"After The Flood"

Hunter River, Western Australia


Views of the Hunter River estuary below the gorge

Below the gorge was the estuary of the Hunter River into which fed several tributaries, including our own. We considered the possibility of Rough-scaled python living in neighbouring gorges and would later run a couple of short but unproductive dinghy recces into these areas.


The Hunter River sweeps around a wide spit of sand below the gorge
Our campsite was established at the upper end of the sand spit, right of picture

We established our campsite at the upper end of a long white sandy spit of sand on a sweeping bend in the Hunter River, just below the entrance to the gorge. This decision also meant we did not have to portage all our supplies and equipment deep into the gorge. When the time came for us to be evacuated in ten days time we could break down the camp and load it into the helicopters landing on the sand spit.

The camp consisted of scattered personal tents and "bashas" amongst the debris of the flood and centred around a communal area which comprises a couple of large tarpaulins over an area of sand, the cooking, eating, social area which also served as kit storage.

Around Camp
Rob Porter and Ann Ward relax
Photo: David Wright
Mark and Des Seal, David Wright in background
Photo: Rob Pendlebury

Dr Ann Ward,
our expedition medic

The irrepressible Alf Britton
Photo: Rob Pendlebury
OurNepalese chef Tenzing Sherpa turned out some amazing meals
Ann Ward, Alf Britton and David Pearson (CALM)
Photo: Rob Pendlebury


Personal camps were mostly up or down the sandy spit, amongst the fallen trees, but Alf and a couple of others established themselves a short way up the left-hand slope of the lower gorge. John decided to live at his beloved "Shangri-La", and he would trek in for dinner in the darkness and then trek back again afterwards, a good 20-30 minute hike at night. Despite this being northern Western Australia, the nights were often cold, wet and windy.

Basecamp - established at the end of the heli LZ
Basecamp - the communal area
Photo: David Wright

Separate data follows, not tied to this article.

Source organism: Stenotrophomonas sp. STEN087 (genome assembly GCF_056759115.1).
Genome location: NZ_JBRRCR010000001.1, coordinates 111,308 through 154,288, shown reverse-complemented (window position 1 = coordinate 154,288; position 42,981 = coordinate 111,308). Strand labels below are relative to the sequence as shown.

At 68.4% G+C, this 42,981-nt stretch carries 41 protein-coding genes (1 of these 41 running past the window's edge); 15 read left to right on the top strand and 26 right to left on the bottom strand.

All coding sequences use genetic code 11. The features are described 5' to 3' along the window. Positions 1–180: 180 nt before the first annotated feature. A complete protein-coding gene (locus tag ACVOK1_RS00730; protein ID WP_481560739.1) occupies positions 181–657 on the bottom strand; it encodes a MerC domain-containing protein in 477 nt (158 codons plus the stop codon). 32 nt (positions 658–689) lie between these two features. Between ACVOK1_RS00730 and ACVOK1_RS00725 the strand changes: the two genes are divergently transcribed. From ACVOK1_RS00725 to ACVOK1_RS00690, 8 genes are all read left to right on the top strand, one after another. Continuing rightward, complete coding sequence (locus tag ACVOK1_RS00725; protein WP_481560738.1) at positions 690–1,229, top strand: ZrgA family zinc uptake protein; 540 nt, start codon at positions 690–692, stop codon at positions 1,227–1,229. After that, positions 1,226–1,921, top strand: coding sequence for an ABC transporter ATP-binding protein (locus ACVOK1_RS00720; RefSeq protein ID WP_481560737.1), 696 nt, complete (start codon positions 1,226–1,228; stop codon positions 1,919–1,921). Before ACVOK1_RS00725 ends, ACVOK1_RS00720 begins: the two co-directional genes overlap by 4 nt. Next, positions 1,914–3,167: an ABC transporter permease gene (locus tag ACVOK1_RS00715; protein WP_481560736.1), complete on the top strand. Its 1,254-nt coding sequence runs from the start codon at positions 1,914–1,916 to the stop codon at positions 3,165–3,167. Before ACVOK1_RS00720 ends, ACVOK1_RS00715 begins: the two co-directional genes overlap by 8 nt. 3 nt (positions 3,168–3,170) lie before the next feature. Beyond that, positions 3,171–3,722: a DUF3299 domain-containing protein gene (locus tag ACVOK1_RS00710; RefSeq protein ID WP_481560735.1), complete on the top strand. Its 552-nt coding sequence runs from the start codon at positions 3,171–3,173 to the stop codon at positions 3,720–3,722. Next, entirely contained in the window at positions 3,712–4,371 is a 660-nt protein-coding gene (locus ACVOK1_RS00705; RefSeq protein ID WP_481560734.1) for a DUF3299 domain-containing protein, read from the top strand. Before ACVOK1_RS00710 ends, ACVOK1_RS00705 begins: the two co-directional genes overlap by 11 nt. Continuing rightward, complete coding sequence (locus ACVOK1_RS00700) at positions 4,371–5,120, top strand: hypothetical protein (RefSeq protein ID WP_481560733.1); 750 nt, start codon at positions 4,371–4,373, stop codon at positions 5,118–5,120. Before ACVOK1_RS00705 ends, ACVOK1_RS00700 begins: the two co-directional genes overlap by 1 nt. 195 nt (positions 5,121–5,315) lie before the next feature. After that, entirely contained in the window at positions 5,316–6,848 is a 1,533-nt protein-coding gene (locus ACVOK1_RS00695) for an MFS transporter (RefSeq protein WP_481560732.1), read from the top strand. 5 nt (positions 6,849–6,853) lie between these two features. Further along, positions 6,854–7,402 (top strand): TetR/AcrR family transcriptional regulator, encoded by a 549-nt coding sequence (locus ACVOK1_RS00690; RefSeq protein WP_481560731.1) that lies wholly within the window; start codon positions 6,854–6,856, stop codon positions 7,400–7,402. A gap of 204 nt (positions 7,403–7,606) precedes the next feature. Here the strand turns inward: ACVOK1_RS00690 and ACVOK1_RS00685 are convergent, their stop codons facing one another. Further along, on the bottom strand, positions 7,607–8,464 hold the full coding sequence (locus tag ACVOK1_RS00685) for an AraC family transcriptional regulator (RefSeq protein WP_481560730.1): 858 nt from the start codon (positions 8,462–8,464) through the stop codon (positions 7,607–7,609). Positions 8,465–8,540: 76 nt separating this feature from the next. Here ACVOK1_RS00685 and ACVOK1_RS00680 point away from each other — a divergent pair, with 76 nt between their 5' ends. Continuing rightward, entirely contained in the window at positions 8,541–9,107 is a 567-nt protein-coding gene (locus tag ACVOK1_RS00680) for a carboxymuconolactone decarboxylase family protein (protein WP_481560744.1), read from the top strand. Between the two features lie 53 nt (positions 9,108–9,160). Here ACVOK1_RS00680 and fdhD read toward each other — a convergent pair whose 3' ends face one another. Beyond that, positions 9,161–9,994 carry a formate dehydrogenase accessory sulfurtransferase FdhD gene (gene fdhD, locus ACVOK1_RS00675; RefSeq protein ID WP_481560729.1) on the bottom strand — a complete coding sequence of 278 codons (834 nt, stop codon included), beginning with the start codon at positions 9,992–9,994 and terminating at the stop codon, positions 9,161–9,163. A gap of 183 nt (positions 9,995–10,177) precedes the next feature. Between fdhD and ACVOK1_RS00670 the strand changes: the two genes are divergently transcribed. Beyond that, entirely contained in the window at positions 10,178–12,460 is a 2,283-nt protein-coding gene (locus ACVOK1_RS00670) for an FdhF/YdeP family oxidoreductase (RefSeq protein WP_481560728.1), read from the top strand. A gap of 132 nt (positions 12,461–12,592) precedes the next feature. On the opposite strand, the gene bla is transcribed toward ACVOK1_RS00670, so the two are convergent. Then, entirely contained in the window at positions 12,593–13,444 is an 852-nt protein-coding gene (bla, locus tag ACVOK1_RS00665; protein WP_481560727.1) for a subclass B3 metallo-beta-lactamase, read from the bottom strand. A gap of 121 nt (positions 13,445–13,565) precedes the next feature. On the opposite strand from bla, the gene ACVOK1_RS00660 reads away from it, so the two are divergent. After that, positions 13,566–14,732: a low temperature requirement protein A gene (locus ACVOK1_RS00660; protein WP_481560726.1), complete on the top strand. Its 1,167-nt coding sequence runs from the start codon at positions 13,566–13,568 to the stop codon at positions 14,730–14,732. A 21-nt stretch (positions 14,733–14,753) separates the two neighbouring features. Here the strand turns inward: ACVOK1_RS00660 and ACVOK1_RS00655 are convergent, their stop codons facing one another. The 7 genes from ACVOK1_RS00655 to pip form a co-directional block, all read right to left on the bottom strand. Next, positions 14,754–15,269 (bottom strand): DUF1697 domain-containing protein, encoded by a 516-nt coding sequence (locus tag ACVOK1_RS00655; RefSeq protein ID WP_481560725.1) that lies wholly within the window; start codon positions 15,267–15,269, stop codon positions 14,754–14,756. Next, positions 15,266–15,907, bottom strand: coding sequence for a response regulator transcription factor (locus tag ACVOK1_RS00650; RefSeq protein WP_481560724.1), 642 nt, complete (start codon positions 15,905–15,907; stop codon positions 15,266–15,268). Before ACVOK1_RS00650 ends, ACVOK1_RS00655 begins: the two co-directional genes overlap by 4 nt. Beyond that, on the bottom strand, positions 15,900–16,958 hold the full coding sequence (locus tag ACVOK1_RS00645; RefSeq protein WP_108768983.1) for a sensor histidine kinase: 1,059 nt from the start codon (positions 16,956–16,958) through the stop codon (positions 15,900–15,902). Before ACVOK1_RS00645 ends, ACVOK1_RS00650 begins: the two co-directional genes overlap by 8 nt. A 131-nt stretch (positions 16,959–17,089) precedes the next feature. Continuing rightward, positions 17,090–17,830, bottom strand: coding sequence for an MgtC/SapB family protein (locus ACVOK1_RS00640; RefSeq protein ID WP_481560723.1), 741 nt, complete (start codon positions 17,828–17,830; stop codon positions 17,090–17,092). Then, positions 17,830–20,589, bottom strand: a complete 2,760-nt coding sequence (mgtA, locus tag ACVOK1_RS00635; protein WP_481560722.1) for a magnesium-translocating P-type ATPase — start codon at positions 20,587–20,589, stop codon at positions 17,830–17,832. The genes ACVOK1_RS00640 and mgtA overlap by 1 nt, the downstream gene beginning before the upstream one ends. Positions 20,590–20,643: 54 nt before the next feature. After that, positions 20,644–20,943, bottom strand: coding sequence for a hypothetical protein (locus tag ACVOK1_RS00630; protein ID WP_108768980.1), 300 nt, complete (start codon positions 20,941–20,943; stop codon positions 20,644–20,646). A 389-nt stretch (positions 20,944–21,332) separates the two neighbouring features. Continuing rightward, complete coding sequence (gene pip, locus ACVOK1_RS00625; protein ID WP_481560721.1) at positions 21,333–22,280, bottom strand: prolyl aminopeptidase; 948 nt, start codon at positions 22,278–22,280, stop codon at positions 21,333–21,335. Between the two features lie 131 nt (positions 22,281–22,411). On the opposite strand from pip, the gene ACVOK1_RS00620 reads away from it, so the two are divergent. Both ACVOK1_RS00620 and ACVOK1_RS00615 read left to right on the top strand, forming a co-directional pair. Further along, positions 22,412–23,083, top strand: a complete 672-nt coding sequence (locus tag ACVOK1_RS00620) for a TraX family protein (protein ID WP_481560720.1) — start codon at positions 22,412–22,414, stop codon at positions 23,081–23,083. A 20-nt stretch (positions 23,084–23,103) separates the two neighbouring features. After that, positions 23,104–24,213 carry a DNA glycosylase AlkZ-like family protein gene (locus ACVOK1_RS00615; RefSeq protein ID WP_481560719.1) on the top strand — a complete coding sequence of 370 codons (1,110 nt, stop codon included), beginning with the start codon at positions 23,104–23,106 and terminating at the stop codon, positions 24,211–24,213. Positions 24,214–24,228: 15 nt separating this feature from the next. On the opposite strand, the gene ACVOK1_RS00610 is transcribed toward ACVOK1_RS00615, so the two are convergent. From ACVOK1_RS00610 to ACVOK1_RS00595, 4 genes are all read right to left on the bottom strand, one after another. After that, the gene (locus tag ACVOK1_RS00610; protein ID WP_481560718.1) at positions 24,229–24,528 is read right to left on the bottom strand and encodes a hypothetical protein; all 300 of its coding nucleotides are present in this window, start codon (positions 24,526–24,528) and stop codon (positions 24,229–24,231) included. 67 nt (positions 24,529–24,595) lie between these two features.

Alf in camp as the sun drops and illuminated the cliffs
Photo: Rob Pendlebury
My "basha"for 10 nights amongst the detritus of the flood
click on the image for a larger labelled version

Soon after arrival Dave Pearson from CALM found a juvenile Saltwater crocodile (Crocodylus porosus) near our campsite. It was photographed and released.

Juvenile Saltwater crocodile,
Crocodylus porosus
Juvenile Saltwater crocodile,
Crocodylus porosus
Released back into the wild CALM officer David Pearson with juvenile Saltwater crocodile,
Crocodylus porosus
Saltwater crocodiles are sometimes known as "Naked-neck crocodiles" because there is a distinct gap
in the scutation between the back of the back of the cranium and a group of six nuchal scutes
common to all crocodilians.
Other crocodiles possess a row of four post-occipital scutes in this area.
Mouse-over to see where these would appear

Bur the juvenile was not the only "saltie" sighted, a larger specimen hung around our inflatable boat for several days and with the large estuary, the Prince Frederik Harbour and the mangrove swamps nearby we figured there were much larger crocodiles in the river.


It was not only small crocodiles that appeared around our campsite!
Spot the crocodile teenager intent on mischief, and where there are small crocodiles
there will be large crocodiles.

Click on the image to view the visitor
Lurking Saltwater crocodile,
Crocodylus porosus


Taking our dinghy to recce other channels of the Hunter River


We decided to bathe in the pools at the head of the gorge, a long walk but safer than taking a dip in the river besides the camp.

Base camp was also the location chosen for some of our interviews, particular the interviews with Rob Porter and Alf Britton who had been present when the two Rough-scaled pythons already at ARP were captured.

Rob Porter (left) and Alf Britton (right) tell their stories